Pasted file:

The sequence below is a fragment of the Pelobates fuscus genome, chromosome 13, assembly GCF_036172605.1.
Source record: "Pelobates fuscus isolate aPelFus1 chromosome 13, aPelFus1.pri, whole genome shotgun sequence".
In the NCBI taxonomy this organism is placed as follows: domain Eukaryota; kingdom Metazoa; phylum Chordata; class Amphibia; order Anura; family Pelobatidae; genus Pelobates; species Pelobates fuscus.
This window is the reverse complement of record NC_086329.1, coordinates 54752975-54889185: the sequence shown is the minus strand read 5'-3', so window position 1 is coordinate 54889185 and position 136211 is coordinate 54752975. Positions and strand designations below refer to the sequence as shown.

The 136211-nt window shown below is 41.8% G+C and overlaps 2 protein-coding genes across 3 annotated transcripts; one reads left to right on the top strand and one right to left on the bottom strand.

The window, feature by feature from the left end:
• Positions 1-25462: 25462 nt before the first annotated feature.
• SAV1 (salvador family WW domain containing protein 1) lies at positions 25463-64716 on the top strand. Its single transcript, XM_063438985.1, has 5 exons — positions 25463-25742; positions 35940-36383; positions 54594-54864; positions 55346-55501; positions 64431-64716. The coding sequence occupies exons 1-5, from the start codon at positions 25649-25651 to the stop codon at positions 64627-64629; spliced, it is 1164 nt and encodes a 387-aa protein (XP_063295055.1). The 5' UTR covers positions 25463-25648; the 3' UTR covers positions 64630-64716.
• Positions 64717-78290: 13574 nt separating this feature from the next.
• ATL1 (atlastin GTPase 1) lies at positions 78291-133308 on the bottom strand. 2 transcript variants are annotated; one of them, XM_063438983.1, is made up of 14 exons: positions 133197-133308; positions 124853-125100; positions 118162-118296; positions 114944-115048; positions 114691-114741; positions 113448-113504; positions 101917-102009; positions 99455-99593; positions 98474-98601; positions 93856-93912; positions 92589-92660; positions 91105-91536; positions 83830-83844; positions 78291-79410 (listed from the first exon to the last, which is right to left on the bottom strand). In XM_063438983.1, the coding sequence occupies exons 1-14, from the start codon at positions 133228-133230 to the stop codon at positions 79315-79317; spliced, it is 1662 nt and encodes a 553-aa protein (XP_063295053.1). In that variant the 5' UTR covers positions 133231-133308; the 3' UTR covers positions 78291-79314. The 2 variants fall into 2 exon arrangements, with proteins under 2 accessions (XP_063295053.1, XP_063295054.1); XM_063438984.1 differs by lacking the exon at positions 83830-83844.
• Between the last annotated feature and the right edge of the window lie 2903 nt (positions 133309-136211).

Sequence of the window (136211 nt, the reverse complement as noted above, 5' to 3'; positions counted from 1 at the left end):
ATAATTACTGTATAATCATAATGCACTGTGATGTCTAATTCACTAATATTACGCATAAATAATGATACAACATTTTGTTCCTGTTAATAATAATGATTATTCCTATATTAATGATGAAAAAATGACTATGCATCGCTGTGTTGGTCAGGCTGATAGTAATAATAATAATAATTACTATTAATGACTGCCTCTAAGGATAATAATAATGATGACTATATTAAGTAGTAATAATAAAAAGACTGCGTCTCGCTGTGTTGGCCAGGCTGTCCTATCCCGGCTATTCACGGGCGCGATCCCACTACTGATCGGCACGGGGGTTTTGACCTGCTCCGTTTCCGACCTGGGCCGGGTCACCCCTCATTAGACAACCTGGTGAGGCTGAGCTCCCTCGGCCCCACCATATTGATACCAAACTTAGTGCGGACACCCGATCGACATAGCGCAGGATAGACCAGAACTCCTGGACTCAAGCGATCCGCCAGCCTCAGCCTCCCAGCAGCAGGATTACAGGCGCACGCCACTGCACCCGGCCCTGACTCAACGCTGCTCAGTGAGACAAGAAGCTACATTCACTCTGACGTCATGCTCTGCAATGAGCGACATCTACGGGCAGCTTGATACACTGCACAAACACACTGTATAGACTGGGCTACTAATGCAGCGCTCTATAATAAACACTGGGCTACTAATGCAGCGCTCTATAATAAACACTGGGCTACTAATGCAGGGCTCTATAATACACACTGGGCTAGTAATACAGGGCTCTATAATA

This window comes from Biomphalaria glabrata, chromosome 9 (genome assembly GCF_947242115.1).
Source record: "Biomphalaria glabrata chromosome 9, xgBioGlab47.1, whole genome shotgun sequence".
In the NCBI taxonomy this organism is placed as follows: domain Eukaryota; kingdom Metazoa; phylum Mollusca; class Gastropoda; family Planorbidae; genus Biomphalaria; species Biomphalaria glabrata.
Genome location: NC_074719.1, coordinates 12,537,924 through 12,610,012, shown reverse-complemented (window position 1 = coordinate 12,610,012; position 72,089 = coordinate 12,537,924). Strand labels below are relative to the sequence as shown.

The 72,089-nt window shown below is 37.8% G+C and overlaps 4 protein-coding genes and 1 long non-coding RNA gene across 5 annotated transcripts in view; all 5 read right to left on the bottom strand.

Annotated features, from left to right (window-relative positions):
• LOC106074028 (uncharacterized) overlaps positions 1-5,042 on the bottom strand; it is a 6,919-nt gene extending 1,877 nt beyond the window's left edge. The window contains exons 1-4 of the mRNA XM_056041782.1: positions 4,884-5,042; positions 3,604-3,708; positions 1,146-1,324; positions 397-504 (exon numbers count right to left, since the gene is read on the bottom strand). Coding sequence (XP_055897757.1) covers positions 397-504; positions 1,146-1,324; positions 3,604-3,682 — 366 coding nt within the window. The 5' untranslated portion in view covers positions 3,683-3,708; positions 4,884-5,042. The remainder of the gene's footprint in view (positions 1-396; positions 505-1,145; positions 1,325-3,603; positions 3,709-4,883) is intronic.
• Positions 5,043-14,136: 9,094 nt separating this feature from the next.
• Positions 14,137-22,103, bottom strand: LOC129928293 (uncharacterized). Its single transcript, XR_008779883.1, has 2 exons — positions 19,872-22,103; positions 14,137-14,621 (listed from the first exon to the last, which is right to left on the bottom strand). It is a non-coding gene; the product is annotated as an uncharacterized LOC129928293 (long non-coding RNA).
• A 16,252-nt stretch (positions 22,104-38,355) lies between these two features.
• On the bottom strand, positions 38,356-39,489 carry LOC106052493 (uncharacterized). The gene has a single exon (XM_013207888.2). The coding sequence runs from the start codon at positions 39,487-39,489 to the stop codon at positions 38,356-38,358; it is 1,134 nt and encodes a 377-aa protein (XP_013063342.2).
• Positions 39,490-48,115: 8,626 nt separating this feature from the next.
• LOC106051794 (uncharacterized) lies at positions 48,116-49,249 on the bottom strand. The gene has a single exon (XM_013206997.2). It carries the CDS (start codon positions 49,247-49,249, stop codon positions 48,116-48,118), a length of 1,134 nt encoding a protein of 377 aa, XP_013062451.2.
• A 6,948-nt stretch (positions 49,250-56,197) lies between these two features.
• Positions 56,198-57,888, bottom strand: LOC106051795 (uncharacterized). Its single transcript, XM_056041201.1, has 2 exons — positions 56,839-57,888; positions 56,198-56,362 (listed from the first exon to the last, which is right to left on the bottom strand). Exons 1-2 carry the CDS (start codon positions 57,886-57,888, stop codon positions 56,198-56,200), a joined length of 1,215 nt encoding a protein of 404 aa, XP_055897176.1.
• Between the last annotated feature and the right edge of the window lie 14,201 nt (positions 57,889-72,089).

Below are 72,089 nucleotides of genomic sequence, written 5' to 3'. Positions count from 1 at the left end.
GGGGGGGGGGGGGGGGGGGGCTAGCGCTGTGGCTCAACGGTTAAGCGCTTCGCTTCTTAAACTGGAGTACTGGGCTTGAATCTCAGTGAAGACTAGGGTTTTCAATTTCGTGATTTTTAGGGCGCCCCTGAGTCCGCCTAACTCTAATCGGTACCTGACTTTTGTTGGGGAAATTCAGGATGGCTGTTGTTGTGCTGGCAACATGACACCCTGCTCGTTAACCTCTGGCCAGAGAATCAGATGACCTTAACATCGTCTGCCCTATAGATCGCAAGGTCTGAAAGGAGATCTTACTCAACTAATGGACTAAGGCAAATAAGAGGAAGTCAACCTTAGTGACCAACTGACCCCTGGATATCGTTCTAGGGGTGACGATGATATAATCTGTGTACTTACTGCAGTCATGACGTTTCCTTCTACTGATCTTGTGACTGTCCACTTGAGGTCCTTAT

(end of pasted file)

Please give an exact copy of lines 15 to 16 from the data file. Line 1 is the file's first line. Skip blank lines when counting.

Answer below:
Source record: "Biomphalaria glabrata chromosome 9, xgBioGlab47.1, whole genome shotgun sequence".
In the NCBI taxonomy this organism is placed as follows: domain Eukaryota; kingdom Metazoa; phylum Mollusca; class Gastropoda; family Planorbidae; genus Biomphalaria; species Biomphalaria glabrata.